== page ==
After being closed for about two months, Hollywood Casino at Kansas Speedway reported gaming revenues of $4.3 million in seven days of gaming at the end of May.
The casino in Kansas City, Kansas, reopened on May 25 with long lines outside waiting to get in. Because of the risk of COVID-19, the state casinos had been shut the entire month of April, half of March and most of May.
“There was obviously some pent-up demand based on numbers over the weekend,” said Catherine Moyer, chairman of the Kansas Lottery Commission, which met Wednesday afternoon in a telephone conference call.
Keith Kocher, the Kansas Lottery’s director of program assurance and integrity, reported that Boot Hill Casino in Dodge City, which reopened May 22, reported revenues of about $960,000; Kansas Star Casino, Mulvane, Kansas, which reopened May 23, reported revenues of $4.97 million; and Kansas Crossing, Pittsburg, Kansas, which reopened May 22, reported revenues of $1.16 million.
A year ago, in May 2019, Hollywood Casino reported gaming revenues of $13.5 million, according to state records. In April 2020, revenues were zero.
The casinos reopened in Phase 2 of the Kansas recovery plan.
“I want to stress the great job that the casinos did putting together a joint health and safety plan,” Kocher said. The plan went to the Kansas Department of Health and Environment, the Kansas Lottery and the Kansas Racing and Gaming Commission for approval. Few changes were made to the plan, he said.
Kocher said changes were made to the casinos’ floors for social distancing and health measures. Hollywood Casino reopened with 926 machines, with 2,000 the normal amount. Boot Hill has about 270 machines in operation, while it normally has about 650. Kansas Star has about 767 slot machines currently, out of 1,750 under normal circumstances. Kansas Crossing has 262 machines, and normally has about 625, he said.
Table games at the casinos were affected, and he added that there is no poker being played now at the casinos, because in that game cards are handled and players sit next to each other.
Kocher said for fiscal 2020, casino revenues are down by about 18.5 percent, with individual casinos ranging from 17 to 22 percent, year over year.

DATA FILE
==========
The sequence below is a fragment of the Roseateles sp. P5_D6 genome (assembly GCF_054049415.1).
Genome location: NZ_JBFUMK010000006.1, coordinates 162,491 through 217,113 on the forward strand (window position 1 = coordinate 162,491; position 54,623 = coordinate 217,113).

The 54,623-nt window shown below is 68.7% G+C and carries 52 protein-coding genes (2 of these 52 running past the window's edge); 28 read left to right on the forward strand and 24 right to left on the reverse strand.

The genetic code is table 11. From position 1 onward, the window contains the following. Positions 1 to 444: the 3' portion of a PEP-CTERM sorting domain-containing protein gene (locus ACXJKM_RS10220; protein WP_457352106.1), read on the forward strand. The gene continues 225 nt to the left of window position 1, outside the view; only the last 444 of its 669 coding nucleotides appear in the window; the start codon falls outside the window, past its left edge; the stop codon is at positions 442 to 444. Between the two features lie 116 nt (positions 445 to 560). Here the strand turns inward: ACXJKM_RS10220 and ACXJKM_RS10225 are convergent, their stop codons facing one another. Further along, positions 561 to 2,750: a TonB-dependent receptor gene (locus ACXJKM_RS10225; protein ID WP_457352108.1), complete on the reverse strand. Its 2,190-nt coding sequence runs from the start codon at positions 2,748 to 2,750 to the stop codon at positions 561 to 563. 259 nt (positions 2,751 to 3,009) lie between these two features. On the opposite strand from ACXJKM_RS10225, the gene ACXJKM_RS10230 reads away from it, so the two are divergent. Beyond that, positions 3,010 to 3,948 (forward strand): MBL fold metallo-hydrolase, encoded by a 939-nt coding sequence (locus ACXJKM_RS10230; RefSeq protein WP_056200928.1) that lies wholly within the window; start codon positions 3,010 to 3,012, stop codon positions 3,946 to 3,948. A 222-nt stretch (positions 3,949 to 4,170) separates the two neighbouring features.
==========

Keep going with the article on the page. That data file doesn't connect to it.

“We don’t know yet when the next phase will go into effect,” he said. They continue to have weekly phone conferences with the casinos, he added.
Stephen Durrell, executive director of the Kansas Lottery, also complimented the casinos for their reopening plans. He said there is constant monitoring of the casinos, 24-7, by the state and the KRGC. They are watching the casinos closely, monitoring health.
While the casinos were closed, the sales of some lottery tickets in Kansas were increasing, according to lottery officials.
Durrell said instant games had thrived during the shutdown. Apparently while people were out shopping a grocery stores and gas stations, they bought instant game tickets.
Instant game tickets were up about 14 percent in May, compared to last May, he said.
However, all the draw games were down, Durrell said. Overall, ticket sales were down about a little less than 9 percent, he added. As the economy opens up, he said he expected the games to rebound.
Durrell credited improvements in the sales of some of the lottery tickets to the marketing and retail staff. He also said there is a popular Facebook page for the lottery, run by the lottery’s social media manager, that has attracted a huge following.
The last couple of months, most people were stuck at home and looking for things to do, he said. They were able to buy tickets and bring them home. Whether that will continue this month to the next fiscal year, they wll have to wait and see, he said.
Lottery member Jim Washington pointed out that they may see some improvement in sales for Mega Millions and Powerball, as the Mega Millions jackpot is up to $378 million and Powerball is up to $135 million.
The Kansas Lottery had some winners that were scheduled to attend the Kansas Speedway spring races, originally scheduled Memorial Day weekend, for their prize. Durrell said the prize was unavailable as the race was postponed because of the COVID-19 pandemic and hasn’t been rescheduled yet.
He said the lottery decided to award the cash amount named in the prize, plus $3,000 worth of Play On points, to the winners. It was “the best we could do under the circumstances,” he added. He said he looked forward to continuing the speedway lottery contest this fall.